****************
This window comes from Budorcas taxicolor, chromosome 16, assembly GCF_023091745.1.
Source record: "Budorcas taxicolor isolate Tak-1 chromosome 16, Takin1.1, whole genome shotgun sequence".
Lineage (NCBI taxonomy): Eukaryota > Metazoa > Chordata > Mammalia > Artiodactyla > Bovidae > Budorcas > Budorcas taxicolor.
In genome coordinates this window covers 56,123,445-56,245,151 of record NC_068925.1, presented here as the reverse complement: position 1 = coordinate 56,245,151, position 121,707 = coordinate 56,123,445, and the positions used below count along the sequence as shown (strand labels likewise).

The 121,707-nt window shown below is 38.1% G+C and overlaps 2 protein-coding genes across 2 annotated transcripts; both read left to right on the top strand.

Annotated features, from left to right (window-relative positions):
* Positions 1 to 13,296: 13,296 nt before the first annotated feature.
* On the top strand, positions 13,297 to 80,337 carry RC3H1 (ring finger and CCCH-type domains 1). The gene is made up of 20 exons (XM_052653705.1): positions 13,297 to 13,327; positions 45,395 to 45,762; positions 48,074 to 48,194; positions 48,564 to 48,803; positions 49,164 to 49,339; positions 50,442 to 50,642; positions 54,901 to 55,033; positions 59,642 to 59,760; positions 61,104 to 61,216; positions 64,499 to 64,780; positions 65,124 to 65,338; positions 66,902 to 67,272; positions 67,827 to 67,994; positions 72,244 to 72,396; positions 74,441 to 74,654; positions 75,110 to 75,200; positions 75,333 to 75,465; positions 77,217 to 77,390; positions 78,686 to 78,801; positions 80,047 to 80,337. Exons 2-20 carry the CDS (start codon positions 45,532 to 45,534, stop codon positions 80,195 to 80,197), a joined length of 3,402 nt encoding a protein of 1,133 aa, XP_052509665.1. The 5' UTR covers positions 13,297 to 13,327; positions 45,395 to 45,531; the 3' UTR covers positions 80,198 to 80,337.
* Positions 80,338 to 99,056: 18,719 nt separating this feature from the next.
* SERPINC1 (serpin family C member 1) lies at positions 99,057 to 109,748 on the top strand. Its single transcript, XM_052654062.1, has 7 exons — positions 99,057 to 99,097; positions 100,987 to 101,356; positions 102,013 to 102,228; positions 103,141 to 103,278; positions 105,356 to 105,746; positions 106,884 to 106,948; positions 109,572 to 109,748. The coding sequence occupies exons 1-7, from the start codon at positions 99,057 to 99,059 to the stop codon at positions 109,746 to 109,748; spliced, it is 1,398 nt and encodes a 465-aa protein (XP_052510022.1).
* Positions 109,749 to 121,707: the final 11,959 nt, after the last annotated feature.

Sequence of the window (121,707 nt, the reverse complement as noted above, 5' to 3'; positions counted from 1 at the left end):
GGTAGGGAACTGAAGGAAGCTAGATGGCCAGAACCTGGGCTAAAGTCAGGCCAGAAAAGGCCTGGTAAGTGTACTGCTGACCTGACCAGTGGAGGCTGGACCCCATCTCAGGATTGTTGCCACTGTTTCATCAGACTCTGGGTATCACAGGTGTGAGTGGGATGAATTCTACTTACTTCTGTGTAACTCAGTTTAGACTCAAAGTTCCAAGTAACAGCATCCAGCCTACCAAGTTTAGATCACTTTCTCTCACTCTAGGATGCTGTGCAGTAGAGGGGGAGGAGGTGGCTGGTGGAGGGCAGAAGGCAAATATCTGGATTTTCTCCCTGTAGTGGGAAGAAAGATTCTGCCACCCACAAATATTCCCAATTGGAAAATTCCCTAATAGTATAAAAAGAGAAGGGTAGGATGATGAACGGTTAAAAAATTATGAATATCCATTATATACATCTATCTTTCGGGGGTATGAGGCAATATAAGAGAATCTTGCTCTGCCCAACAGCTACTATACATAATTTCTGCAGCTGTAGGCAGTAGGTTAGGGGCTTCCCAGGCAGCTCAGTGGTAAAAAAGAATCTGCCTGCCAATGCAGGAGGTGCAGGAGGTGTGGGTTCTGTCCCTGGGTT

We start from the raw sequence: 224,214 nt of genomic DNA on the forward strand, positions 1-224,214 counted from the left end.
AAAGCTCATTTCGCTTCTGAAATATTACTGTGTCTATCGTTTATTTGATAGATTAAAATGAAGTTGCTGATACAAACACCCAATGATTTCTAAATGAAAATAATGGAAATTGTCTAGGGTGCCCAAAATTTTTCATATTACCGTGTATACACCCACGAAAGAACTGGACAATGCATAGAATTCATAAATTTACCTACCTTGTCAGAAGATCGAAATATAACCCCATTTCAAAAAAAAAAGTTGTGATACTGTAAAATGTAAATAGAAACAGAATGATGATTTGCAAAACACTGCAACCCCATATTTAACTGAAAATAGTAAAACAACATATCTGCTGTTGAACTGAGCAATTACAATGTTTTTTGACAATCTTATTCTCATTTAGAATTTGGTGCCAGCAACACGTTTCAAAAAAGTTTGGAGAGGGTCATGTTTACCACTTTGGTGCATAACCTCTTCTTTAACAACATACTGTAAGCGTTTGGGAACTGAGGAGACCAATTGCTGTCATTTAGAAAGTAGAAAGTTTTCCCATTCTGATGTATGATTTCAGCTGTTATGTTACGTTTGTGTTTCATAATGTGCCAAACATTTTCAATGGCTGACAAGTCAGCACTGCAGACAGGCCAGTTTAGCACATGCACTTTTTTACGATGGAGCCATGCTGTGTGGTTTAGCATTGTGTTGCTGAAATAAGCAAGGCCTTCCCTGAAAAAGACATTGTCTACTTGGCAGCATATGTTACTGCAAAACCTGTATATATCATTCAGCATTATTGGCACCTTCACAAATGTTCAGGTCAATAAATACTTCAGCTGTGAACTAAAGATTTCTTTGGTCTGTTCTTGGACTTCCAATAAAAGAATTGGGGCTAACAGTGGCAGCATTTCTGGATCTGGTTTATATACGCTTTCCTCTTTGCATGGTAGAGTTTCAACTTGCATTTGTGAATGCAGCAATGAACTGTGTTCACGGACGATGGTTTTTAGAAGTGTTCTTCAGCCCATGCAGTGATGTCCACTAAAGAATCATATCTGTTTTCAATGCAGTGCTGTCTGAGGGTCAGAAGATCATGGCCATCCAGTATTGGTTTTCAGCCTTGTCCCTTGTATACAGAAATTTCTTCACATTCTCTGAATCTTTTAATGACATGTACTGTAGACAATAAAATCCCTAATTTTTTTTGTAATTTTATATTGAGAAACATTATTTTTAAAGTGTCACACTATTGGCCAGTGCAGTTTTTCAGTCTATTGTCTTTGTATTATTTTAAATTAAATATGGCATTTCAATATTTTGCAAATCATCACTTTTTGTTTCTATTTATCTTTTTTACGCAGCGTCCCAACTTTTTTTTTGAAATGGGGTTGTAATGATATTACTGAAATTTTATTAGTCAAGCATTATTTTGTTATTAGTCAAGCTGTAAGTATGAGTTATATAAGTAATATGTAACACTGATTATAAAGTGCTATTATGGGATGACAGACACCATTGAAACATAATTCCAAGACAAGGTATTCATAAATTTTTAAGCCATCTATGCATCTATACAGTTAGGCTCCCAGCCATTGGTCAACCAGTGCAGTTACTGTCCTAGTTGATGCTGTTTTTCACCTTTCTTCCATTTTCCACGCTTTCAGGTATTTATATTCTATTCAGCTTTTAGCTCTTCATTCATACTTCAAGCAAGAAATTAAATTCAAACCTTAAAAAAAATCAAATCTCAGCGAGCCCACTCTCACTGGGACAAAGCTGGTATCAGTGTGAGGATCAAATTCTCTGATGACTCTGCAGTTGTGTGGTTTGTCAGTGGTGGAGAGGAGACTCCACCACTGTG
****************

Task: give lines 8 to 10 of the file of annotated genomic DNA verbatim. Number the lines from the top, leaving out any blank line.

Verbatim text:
* On the top strand, positions 13,297 to 80,337 carry RC3H1 (ring finger and CCCH-type domains 1). The gene is made up of 20 exons (XM_052653705.1): positions 13,297 to 13,327; positions 45,395 to 45,762; positions 48,074 to 48,194; positions 48,564 to 48,803; positions 49,164 to 49,339; positions 50,442 to 50,642; positions 54,901 to 55,033; positions 59,642 to 59,760; positions 61,104 to 61,216; positions 64,499 to 64,780; positions 65,124 to 65,338; positions 66,902 to 67,272; positions 67,827 to 67,994; positions 72,244 to 72,396; positions 74,441 to 74,654; positions 75,110 to 75,200; positions 75,333 to 75,465; positions 77,217 to 77,390; positions 78,686 to 78,801; positions 80,047 to 80,337. Exons 2-20 carry the CDS (start codon positions 45,532 to 45,534, stop codon positions 80,195 to 80,197), a joined length of 3,402 nt encoding a protein of 1,133 aa, XP_052509665.1. The 5' UTR covers positions 13,297 to 13,327; positions 45,395 to 45,531; the 3' UTR covers positions 80,198 to 80,337.
* Positions 80,338 to 99,056: 18,719 nt separating this feature from the next.
* SERPINC1 (serpin family C member 1) lies at positions 99,057 to 109,748 on the top strand. Its single transcript, XM_052654062.1, has 7 exons — positions 99,057 to 99,097; positions 100,987 to 101,356; positions 102,013 to 102,228; positions 103,141 to 103,278; positions 105,356 to 105,746; positions 106,884 to 106,948; positions 109,572 to 109,748. The coding sequence occupies exons 1-7, from the start codon at positions 99,057 to 99,059 to the stop codon at positions 109,746 to 109,748; spliced, it is 1,398 nt and encodes a 465-aa protein (XP_052510022.1).